We were laying on the Ellipse between the White House and the Washington Monument. The grass was so thick it looked like my kids were without feet - but it was all carefully groomed. On one side there was a constant parade of people taking pictures of themselves with the White House off in the distance - with selfie sticks, with phones, and “real” cameras. The closest you could get to the White House was this shot of it off in the distance but that was okay - it was all about self documentation. Everyone was thrilled to be taking this shot and making it their own.
On the other side was what Stephie called a “guy thing” - the crazy phallic white sword that my boys tried to line up just right - with my camera low. We tried that over and over, using my bright red shoes to line it up. I never got the perfect shot - but we laughed hard when we got a shot of the monument poking Jackson “right there!” (that is not the shot I am posting...) Mostly I just wanted to lay back in the grass next to my boys with their red hot summer faces and look at the sky.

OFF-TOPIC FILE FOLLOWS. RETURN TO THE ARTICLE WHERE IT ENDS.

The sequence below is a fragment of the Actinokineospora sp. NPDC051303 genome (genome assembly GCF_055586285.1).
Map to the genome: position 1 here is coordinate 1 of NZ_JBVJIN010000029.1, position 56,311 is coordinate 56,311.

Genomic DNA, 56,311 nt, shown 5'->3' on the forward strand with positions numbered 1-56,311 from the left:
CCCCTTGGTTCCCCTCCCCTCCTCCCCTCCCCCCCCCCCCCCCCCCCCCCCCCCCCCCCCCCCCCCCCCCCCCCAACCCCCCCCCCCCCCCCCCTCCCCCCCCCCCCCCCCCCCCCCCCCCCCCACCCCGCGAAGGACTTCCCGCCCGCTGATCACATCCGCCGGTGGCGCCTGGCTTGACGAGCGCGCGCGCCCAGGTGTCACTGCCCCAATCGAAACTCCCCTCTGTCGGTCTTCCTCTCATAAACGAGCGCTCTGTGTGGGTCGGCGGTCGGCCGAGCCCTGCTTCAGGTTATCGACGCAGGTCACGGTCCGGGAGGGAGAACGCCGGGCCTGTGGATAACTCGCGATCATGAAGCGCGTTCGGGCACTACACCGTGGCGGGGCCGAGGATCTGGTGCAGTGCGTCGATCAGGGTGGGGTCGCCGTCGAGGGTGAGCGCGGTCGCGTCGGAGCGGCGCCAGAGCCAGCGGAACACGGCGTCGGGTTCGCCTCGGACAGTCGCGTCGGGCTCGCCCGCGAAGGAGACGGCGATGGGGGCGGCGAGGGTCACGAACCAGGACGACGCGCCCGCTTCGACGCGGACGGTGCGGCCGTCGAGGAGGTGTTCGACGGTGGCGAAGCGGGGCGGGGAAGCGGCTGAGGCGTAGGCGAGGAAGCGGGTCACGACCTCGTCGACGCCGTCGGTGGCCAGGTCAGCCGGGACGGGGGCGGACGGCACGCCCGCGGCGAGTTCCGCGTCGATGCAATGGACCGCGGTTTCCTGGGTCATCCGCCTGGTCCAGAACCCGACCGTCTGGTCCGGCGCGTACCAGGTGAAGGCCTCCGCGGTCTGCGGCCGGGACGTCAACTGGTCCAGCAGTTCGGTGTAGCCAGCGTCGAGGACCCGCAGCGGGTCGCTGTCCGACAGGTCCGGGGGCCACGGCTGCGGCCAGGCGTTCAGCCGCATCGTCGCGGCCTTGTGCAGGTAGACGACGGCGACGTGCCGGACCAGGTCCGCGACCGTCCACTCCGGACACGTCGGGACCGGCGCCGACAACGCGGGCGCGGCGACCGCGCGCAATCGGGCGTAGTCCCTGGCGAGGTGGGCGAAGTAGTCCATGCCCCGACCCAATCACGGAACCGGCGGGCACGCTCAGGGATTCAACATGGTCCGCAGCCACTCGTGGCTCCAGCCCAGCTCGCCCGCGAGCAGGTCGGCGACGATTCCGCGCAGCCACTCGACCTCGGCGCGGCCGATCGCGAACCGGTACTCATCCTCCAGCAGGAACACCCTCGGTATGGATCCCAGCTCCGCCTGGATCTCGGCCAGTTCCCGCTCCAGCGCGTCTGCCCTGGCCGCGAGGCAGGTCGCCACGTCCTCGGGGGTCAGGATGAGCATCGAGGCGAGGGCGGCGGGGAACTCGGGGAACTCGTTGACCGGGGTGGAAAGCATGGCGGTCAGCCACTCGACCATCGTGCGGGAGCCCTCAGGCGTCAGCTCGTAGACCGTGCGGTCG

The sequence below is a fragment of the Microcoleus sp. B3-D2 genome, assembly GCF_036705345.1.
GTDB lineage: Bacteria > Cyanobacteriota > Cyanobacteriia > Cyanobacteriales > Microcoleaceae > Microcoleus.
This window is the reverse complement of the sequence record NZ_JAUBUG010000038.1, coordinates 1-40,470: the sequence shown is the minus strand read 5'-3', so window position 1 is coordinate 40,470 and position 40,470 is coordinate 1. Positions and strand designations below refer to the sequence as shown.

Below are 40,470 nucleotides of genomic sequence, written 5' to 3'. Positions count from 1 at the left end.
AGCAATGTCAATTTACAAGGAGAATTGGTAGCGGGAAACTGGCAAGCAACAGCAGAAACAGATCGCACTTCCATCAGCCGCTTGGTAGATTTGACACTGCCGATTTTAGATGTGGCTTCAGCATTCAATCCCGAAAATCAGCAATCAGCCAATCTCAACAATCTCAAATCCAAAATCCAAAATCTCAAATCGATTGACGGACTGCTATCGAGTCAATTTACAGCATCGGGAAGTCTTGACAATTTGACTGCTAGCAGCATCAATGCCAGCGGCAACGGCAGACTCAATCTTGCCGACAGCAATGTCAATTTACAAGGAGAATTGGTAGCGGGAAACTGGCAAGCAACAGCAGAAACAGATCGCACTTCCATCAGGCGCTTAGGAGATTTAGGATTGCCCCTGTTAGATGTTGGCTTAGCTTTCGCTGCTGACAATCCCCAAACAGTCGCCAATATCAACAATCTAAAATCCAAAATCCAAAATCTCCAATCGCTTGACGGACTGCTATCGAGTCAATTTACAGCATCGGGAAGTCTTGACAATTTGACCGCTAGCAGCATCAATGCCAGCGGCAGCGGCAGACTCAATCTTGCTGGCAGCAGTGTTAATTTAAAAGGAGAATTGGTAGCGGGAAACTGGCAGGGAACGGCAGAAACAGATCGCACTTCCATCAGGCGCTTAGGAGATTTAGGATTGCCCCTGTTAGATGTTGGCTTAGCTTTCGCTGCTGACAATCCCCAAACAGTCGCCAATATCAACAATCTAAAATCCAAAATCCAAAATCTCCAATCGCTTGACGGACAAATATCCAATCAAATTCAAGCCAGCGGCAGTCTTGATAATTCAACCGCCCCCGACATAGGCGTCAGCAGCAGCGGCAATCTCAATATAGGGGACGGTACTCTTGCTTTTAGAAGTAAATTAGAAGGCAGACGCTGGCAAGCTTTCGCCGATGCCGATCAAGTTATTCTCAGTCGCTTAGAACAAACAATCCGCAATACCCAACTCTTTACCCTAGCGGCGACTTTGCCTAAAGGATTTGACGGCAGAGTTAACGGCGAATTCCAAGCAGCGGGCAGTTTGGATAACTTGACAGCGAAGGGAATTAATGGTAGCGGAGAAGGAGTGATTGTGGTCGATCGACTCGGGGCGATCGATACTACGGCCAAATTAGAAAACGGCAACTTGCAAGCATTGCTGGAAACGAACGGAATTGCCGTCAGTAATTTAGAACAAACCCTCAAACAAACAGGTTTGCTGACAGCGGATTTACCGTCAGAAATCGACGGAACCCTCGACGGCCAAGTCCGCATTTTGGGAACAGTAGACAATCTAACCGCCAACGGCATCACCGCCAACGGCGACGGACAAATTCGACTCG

The sky was free. It was available to everyone. It was the same sky they were looking at from behind the White House security curtain and the same sky baking all the UBER driver’s windshields. It was the sky we saw over St. Louis from the roof of the City Museum riding down the hot steel slides. The same sky that turned from day into night at so many baseball games this summer. It was the same sky we squinted into raining on the Berkshires. Same sky we could see up through the trees in my mother’s backyard in Pittsburgh and at the motel pool in New Jersey. It was the rich people’s sky and the poor people’s sky and we were all sharing it. Some of us had an incredible view of it everyday. Some of us saw it through a fog of work. Some of us took it’s picture painted with fireworks and shared it. Some of us just laid there in the grass in the 100 degree heat in Washington with our eyes closed, reaching for our children’s hands.